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Woman gets kidney after posting Craigslist ad

/ Source: NBC News

A search for a kidney donor that began on has led a Miami woman to an operating room, WPTV's Dan Corcoran reports. Selina Hodge, 28, posted her plea for a kidney donor in July, hoping someone -- anyone -- would come to her rescue.

Hodge received more than 800 responses from around the world, including one from a woman who lives just miles from her Palm Beach Gardens home. Stephanie Grant, 23, was the person who saw Hodge's story on the news and decided to step in to help. Doctors say that is a very difficult decision to make.

"Living donors are very unique individuals," said Dr. Linda Chen of the Jackson Memorial Hospital on the University of Miami Medical Center Campus, where Hodge and Grant arrived for transplant surgery Tuesday. "They are the true heroes in society because they are completely selfless and they have nothing to gain from the procedure and it's actually a gift of love."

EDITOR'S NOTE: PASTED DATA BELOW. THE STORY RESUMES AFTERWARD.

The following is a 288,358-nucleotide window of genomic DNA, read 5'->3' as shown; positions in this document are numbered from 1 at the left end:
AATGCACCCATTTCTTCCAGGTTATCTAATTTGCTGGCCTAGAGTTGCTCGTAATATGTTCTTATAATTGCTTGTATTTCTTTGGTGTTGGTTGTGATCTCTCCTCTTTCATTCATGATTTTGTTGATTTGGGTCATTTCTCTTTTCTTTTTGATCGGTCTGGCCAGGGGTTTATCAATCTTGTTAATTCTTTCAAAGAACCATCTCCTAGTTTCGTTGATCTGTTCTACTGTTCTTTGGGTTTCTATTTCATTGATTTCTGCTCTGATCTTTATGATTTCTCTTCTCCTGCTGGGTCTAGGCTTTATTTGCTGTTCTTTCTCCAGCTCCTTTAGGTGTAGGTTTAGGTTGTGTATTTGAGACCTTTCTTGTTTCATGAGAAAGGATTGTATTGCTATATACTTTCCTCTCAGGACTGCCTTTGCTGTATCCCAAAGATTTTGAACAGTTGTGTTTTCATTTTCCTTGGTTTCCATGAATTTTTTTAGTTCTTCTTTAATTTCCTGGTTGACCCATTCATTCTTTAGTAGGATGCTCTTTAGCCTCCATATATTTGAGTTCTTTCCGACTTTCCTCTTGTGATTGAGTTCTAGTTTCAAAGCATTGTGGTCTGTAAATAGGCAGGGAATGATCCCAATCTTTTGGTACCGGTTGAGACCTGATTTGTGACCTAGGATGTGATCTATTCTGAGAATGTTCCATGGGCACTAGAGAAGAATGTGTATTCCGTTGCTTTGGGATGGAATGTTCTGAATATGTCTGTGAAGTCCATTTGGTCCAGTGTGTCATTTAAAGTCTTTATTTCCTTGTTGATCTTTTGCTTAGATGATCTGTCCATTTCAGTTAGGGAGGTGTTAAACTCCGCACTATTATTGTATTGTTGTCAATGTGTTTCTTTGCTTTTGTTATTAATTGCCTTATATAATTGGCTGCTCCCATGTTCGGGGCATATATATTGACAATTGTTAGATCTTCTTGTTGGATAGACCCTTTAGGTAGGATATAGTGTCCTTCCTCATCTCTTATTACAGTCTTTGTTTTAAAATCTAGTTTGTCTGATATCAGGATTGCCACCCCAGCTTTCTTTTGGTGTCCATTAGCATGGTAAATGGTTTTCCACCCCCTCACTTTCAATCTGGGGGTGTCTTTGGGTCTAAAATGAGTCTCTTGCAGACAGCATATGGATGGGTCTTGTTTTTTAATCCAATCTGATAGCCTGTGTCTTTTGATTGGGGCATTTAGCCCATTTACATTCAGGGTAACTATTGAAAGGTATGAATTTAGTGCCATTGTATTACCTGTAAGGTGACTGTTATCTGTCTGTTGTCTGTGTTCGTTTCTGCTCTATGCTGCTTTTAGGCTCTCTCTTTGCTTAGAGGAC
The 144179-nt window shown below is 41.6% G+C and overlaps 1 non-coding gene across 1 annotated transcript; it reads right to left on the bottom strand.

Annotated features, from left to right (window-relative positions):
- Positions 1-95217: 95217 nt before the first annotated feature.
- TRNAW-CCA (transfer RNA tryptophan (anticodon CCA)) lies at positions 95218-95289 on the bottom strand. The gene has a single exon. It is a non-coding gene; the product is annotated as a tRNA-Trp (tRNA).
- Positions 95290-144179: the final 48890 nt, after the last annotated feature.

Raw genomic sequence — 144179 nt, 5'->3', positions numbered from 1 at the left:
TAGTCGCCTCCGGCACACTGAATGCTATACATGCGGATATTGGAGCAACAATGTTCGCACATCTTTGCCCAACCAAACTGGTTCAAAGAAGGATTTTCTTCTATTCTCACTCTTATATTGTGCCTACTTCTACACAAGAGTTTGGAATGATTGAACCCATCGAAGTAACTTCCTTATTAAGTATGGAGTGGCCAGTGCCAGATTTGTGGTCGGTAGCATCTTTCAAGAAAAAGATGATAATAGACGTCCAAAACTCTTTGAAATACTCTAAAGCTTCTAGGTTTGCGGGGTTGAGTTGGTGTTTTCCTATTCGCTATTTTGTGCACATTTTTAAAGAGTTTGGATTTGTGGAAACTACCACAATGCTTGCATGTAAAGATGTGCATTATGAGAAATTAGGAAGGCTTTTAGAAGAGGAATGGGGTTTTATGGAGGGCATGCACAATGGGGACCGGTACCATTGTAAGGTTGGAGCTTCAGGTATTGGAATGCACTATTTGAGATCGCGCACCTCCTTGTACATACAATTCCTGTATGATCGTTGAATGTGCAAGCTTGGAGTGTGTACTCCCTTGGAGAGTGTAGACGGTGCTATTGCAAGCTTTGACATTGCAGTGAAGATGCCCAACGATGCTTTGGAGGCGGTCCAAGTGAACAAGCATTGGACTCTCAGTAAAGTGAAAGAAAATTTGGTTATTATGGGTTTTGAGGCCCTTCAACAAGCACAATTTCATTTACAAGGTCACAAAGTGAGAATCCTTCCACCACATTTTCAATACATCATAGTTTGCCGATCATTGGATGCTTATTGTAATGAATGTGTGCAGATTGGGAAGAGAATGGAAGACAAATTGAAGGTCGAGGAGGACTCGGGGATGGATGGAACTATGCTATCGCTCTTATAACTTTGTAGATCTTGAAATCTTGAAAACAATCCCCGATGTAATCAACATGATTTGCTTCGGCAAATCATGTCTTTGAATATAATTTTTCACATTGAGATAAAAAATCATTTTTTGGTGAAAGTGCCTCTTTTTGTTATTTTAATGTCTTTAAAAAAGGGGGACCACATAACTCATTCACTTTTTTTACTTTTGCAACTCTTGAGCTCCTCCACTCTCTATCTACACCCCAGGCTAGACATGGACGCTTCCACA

Before any surgery, prospective donors and recipients must take a series of psychosocial and medical tests.

"It's never easy, and it's always difficult," said Chen.

After several months of counseling and evaluations, Hodge and Grant underwent the transplant surgery Tuesday.  

Both women are recovering and will remain the hospital for at least the next several days.

While the Internet posting provided Hodge with a life-saving organ, it may not be the best strategy for others desperately in need of a new kidney.

"Finding such a donor might be in your best interest, but it does not make this the right thing to do from the point of view of all those needing kidneys," says bioethicist Art Caplan, Ph.D., director of the Center for Bioethics at the University of Pennsylvania and contributor. "By getting a stranger to donate to you you may have caused someone else who needed it much more urgently to get passed over."

Although people who donate organs are often "heroes," Caplan cautions that others could be seeking quick payoff and may not go through with the operation once receiving payment.

Instead of using social media or the Internet to find a donor, Caplan suggests a centralized registry of willing donors who can recommend any recipient they want, after going through mandatory counseling.